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Fixing Names in Your Database

Clean up inconsistent data entry

By Jonathan Stars

Do you have names and addresses in your file that are all in capital letters? Maybe you imported data that came from some other source. Or maybe you have somebody in your company who just likes to type with the Caps Lock on. It's not really a problem until you have to write a letter and it begins "Dear JOHN."

There is a method some people use to change the way the data looks on their layout, but it is not a permanent fix. I want to describe this method to you first so you'll know how confusing things can get - and you'll know how to fix it.

You can go to Layout mode and click a field that's bothering you. Then go to the Format menu and scroll down to Text. If you click on the drop-down in the lower right corner you can select Title Case, click OK and go back to Browse mode. What that does is make all the data in that field show up in title case (John instead of JOHN), but it really doesn't change the actual data itself. It's sort of like looking through a pair of sunglasses. The world doesn't really turn green, it just looks that way. When it comes to FileMaker, as soon as you switch layouts where the field hasn't been formatted to appear in title case, the data looks the way it was when it was entered or imported. The same happens when you export the data for use in other applications.

(CAUTION: Before you do this, be aware that names like McKinney will end up Mckinney. Also MaryAnn will be Maryann. So you'll probably have to go back and make some corrections manually.)

Since it is possible to mess up your data in ways you don't intend, I want to show you a safety method.

1) Create a new text field called FirstNameSafety.
2) Add the field to your layout off to one side somewhere. You'll delete that field later on.
3) In Browse mode go to the Records menu and choose Show All Records. Then click in the FirstNameSafety field, which currently has no data in it.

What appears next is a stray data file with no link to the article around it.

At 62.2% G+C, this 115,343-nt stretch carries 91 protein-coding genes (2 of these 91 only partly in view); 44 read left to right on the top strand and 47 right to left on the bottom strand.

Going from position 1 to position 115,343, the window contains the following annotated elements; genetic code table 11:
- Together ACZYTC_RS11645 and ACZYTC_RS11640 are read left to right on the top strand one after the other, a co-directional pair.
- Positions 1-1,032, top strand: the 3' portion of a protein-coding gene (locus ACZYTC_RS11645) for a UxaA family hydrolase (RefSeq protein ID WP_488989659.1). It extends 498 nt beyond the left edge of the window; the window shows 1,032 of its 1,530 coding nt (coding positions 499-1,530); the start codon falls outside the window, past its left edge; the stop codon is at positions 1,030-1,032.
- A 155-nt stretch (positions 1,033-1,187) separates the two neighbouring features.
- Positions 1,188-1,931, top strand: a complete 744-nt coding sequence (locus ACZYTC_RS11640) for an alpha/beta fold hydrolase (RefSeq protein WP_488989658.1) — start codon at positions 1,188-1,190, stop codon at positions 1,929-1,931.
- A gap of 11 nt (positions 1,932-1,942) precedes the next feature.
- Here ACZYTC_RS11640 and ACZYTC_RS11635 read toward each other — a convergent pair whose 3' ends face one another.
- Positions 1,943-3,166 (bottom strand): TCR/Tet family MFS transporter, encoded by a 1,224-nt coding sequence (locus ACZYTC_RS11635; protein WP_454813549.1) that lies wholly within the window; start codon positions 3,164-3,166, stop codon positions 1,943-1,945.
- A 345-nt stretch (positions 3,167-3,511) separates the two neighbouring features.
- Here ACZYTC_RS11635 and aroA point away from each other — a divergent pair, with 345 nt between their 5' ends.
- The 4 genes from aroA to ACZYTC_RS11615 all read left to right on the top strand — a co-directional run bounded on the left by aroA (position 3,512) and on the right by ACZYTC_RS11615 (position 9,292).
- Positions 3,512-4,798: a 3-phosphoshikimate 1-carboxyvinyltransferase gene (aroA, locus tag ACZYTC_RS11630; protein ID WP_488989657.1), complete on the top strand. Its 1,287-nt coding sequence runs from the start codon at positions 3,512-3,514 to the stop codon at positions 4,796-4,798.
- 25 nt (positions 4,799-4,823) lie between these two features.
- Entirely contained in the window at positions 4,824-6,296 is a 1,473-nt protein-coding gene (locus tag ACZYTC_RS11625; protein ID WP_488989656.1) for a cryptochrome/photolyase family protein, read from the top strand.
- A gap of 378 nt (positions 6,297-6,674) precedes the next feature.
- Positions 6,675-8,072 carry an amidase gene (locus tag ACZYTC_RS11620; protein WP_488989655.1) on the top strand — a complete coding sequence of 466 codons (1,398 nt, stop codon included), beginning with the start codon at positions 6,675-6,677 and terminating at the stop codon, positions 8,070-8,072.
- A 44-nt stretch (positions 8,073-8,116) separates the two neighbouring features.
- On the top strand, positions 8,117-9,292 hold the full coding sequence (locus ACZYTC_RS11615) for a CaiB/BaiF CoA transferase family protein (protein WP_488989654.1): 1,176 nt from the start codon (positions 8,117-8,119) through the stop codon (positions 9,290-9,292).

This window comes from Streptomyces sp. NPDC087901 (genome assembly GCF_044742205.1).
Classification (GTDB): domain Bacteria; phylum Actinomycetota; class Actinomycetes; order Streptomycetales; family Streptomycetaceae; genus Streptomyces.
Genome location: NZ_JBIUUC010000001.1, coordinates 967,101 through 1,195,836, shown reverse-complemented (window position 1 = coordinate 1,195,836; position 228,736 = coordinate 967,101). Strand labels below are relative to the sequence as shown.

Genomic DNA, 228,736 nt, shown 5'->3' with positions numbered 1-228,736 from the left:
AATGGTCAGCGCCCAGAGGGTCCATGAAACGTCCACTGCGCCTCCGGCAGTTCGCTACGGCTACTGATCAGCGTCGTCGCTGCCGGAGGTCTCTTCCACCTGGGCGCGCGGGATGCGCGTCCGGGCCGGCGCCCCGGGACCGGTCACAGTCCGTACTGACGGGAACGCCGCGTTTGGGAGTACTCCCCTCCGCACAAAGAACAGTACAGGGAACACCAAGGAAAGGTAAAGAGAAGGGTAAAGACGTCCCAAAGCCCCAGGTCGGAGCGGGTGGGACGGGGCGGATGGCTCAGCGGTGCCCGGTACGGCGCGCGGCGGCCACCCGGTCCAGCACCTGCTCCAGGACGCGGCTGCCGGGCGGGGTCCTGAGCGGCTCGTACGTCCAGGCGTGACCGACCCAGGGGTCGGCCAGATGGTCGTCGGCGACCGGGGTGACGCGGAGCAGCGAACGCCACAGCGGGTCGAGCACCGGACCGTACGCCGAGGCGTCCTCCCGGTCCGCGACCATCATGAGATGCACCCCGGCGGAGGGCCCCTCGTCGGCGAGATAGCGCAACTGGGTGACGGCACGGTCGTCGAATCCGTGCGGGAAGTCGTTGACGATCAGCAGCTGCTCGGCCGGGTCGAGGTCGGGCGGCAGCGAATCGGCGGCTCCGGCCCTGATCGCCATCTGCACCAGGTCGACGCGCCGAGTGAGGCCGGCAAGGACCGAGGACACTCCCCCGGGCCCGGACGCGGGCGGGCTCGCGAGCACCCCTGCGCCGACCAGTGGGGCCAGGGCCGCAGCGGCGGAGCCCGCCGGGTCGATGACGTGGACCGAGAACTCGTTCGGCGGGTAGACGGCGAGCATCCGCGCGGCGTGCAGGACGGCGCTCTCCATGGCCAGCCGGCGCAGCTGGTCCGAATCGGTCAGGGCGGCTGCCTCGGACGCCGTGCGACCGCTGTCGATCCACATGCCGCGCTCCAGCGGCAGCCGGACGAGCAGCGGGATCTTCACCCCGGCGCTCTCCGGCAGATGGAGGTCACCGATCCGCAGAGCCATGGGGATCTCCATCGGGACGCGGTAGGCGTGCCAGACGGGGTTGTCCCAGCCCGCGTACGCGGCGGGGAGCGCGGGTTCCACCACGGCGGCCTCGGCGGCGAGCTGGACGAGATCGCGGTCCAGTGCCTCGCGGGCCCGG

4) Go to the Records menu and choose Replace Field Contents.
5) Choose the radio button next to "Replace with calculated result." It will automatically open the Specify Calculation dialog.
6) In the upper right, click on the View drop-down and choose Text functions. Scroll down until you see Proper ( text ). Then double-click it to send it to the calculation box in the lower part of the window. The word "text" should be highlighted ready for you to replace it with a field name.
7) In the upper left, scroll through the list of fields until you see the FirstName field. (Yes, we'll use the data from the FirstName field to fill in our new FirstNameSafety field, which currently has no data in it.)
8) Double-click the FirstName field and it should fill in between the parentheses. It should look like this:

Proper ( FirstName )

9) Click OK.
10) That should take you back to the Replace Field Contents dialog. Click the Replace button in the lower right.

Now you should be able to click through your records and see that the new FirstNameSafety field shows the data the way you would like it with a capital letter at the beginning of each word. You might want to view the names in a list or in table view rather than form view.

The great thing about this method is that you haven't actually touched the data in your FirstName field at all. If you made a big mistake, you can try again until you get it right.

After you're sure it worked, click in the FirstName field in one of the records and perform a Replace - only this time send it the contents of the FirstNameSafety field. To do that, when you get to the Calculation dialog, simply scroll to the FirstNameSafety field and double-click it to send it to the Calculation box. You don't need to choose Proper function in this case because the contents of the FirstNameSafety field are already permanently formatted the way you want it.

When you're done, both the FirstName and FirstNameSafety field should have the exact same data (unless you have some kind of formatting applied to the FirstName field on the layout).

Now continue to the LastName and Address fields. You can use the FirstNameSafety field for each step of the process. When you're done, delete the FirstNameSafety field.

J **


© 2009 Jonathan Stars


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